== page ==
The Greek word translated “church” in English versions of the New Testament was a common word in first century Asia Minor. The Greek characters transliterate to “ekklesia” in English, and the word simply meant “an assembly that has been called together for some purpose.” Before the term was adopted by the New Testament writers and used in a Christian context, it most generally referred to a gathering of townspeople or village residents who assembled for purposes similar to those of public meetings still held in small towns and villages in America even today.
As it is used in the New Testament, the term most often refers to local assemblies of Christian believers in a particular geographic setting, as in “the church of the Thessalonians” or “the church of God which is at Corinth.” It is also used, in a more comprehensive sense, to refer to all Christians, worldwide, across the centuries, as when Paul writes, in Ephesians 1…
22 And (God the Father) put all things under his (Christ’s) feet and gave him (Christ) as head over all things to the church, 23 which is his (Christ’s) body, the fullness of him (Christ) who fills all in all.
These uses of the word “ekklesia” in the New Testament make it clear that the church, both local and universal, serves a purpose larger than mere recruitment. Specifically, the church’s purpose, both local and universal, is at once ontological and functional. (I use words like that every once in a while just to prove I went to college.)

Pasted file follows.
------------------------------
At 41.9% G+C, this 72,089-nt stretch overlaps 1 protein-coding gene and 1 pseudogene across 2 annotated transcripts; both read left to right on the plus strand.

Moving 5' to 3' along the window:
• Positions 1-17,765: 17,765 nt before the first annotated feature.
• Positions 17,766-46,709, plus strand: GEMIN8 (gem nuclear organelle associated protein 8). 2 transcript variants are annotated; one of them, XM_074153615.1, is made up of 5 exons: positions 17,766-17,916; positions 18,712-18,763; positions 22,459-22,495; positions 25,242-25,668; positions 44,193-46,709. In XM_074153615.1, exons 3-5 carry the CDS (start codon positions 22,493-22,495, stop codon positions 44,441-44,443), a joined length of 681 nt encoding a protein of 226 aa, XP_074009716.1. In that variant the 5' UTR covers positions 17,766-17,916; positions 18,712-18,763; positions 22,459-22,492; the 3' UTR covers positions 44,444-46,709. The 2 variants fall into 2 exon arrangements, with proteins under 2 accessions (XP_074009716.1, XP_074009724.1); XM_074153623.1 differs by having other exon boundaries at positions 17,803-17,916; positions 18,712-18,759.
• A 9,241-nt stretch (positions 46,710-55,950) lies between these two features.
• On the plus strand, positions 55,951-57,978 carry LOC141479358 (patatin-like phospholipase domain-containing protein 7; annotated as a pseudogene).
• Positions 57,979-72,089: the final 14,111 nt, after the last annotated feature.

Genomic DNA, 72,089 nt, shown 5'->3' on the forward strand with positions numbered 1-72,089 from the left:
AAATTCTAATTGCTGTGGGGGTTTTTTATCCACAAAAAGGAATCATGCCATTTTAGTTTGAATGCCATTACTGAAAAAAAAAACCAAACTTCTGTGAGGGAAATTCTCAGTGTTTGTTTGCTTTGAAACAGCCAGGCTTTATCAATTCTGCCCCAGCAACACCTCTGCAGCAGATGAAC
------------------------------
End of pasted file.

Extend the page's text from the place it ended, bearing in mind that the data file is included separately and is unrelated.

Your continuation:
The word “ontological” simply means what something is at the heart of its being, in the most fundamental sense of its nature or character. As to the most fundamental aspect of the church, in terms of its essential nature, it is “the body of Christ on earth.” When the worldwide church, or any local church, behaves in a way that is most consistent with its essential nature, it will be an instrument through which God can accomplish His purposes in the world, even as He was able to do that in and through Jesus Christ when he was on the earth in human form.
We can also describe the fundamental purpose of the church, both universal and local, in terms of the way it operates in the world. A functional definition of the church would be: “The church exists to serve as an agent, a representative, or an outpost of the Kingdom (or rule) of God on earth.”
The kingdom of God is the realm or sphere in which the authority of God is absolute, and His sovereign purposes control every aspect of life. For a variety of reasons, that does not characterize life on the earth at present. It should, however, describe the nature of life in the church. Among Christian believers, those who make up the “body of Christ,” the kingdom (or rule or reign) of God should reflect the purposes and character of God.
These new churches serve as “communities of the King,” where Christians find encouragement for living as citizens of the Kingdom of God and a context for worship and fellowship. They might also serve a “recruitment” purpose, since some who observe the character of life in the church may be drawn toward those communities because of their promise of hope and meaning and redemption.